• 1875: Emma Haddock of Iowa City became the first female in the United States to practice law before a federal court.
  • 1880: The Iowa constitution was amended to allow African American men to serve in the Iowa General Assembly.
  • 1884: The Iowa Civil Rights Act was passed. It prohibited discrimination in public accommodation. It was one of the first civil rights acts in the nation.
  • 1885: Iowa once again demonstrated its acceptance of religious minorities as Iowa’s first Muslim immigrants settled in Cedar Rapids, Iowa.
  • 1890: President Harrison appointed Alexander Clark, an African American from Muscatine, Iowa, to be U.S. minister to Liberia. Mr. Clark became one of the first African American diplomats for the United States.
  • 1894: Iowa became the third state in the nation to give women the right to vote (after Wyoming in 1869 and Colorado in 1893). Women could vote if candidates were not involved (such as bond issues). Note: Utah gave women the right to vote in 1870, but then rescinded it soon thereafter. It did not give that right back to women until 1895.
  • 1917: The US Army held its first officer candidate class for African American men at Ft. Des Moines.
  • 1919: Iowa became the 10th state to ratify the 19th amendment to the U.S. Constitution (which granted women the right to vote). Although Iowa was 10th, it was only short three weeks between the first state ratifying the amendment and Iowa doing the same. Illinois was the first state to ratify the 19th amendment on June 10, 1919. Iowa ratified it on July 2nd, 1919. Note: the final state to ratify the 19th amendment was Mississippi… in 1984.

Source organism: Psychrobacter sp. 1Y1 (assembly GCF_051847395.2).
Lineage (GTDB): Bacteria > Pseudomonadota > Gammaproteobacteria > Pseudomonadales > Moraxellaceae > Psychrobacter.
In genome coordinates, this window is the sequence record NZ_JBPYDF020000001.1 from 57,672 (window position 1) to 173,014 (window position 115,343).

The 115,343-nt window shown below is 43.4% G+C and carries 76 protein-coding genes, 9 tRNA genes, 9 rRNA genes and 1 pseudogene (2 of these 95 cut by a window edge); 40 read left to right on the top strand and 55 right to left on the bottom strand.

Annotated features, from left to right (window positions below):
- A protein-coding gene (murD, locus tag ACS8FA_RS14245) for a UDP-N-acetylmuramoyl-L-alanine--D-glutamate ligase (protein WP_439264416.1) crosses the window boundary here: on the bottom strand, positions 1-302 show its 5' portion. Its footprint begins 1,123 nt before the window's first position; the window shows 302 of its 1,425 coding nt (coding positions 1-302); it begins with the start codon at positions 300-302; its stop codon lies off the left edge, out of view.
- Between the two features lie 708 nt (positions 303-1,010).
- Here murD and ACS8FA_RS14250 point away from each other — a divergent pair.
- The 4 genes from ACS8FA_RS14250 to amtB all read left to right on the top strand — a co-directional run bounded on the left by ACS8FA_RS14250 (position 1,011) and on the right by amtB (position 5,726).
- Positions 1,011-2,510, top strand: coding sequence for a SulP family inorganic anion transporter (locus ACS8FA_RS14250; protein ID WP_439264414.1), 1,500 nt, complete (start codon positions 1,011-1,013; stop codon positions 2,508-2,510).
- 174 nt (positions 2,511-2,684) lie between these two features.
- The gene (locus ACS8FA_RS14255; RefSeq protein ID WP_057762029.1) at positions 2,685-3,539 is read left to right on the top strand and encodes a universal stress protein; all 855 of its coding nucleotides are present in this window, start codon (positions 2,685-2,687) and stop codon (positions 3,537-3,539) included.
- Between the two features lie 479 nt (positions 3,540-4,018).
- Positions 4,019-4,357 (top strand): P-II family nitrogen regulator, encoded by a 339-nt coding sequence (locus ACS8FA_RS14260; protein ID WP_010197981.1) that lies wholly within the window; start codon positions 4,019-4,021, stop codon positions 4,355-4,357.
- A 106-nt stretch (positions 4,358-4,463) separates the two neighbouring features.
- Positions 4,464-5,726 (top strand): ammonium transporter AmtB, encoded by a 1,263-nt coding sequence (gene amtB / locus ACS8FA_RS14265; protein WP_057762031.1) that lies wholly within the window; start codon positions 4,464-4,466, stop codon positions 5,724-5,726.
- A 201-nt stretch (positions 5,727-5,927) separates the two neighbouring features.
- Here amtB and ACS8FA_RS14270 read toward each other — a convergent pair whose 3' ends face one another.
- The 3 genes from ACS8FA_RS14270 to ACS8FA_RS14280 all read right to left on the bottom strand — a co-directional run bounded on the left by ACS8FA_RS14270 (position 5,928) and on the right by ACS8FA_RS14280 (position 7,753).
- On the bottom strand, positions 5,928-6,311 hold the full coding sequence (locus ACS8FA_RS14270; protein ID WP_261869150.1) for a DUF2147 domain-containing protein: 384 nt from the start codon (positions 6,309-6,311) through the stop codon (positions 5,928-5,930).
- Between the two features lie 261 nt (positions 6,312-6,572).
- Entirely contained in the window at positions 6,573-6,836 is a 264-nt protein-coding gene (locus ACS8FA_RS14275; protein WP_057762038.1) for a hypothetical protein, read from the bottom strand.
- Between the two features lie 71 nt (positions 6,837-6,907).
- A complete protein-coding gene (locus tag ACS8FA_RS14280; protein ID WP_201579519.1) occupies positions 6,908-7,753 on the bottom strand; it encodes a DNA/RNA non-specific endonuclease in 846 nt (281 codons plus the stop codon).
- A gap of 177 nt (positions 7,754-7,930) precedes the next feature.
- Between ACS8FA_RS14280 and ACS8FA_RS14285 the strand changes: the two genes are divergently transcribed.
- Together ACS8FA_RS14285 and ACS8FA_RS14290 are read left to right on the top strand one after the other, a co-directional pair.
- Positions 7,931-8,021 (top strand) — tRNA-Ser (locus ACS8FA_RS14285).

• 1934: The first mosque built in the United States is built in Cedar Rapids, Iowa. It is now known as the Mother Mosque of America. Cedar Rapids is also the home of the Muslim National Cemetery, the only exclusively Muslim cemetery in the United States.
  • 1949: The Iowa State Supreme Court ruled that Katz Drug Store in Des Moines discriminated against Edna Griffin (an African American, also known as the Rosa Parks of Iowa). It was the first successful enforcement of the Iowa Civil Rights Act of 1884. The ruling was preceded by a boycott of Katz Drug Store in Des Moines by both white and black residents. This boycott occurred seven years before the bus boycott in Montgomery, Alabama.
  • 1953: Iowa was the only state to defeat a McCarthyistic legislative measure to impose a teacher’s loyalty oath.
  • 1953: Iowan Abdallah Ingram, a World War II veteran from Cedar Rapids, convinced President Eisenhower that Islam should be recognized by the U.S. military, along with Christianity and Judaism. Additionally, he successfully urged President Eisenhower to have the symbol “I” for “Islamic” stamped on the dog tags of american muslim soldiers .
  • 1962: Iowa becomes the fourth state in the nation to use a merrit selection process for its judicial system. This system prevents politics from influencing judges.
  • 1970: Iowa became the second state to adopt no-fault divorce.
  • 1970: The University of Iowa became one of the first universities in the U.S. to allow a student GLBT group. It was also one of the first universities in the U.S. to add sexual orientation to its non-discrimination policy.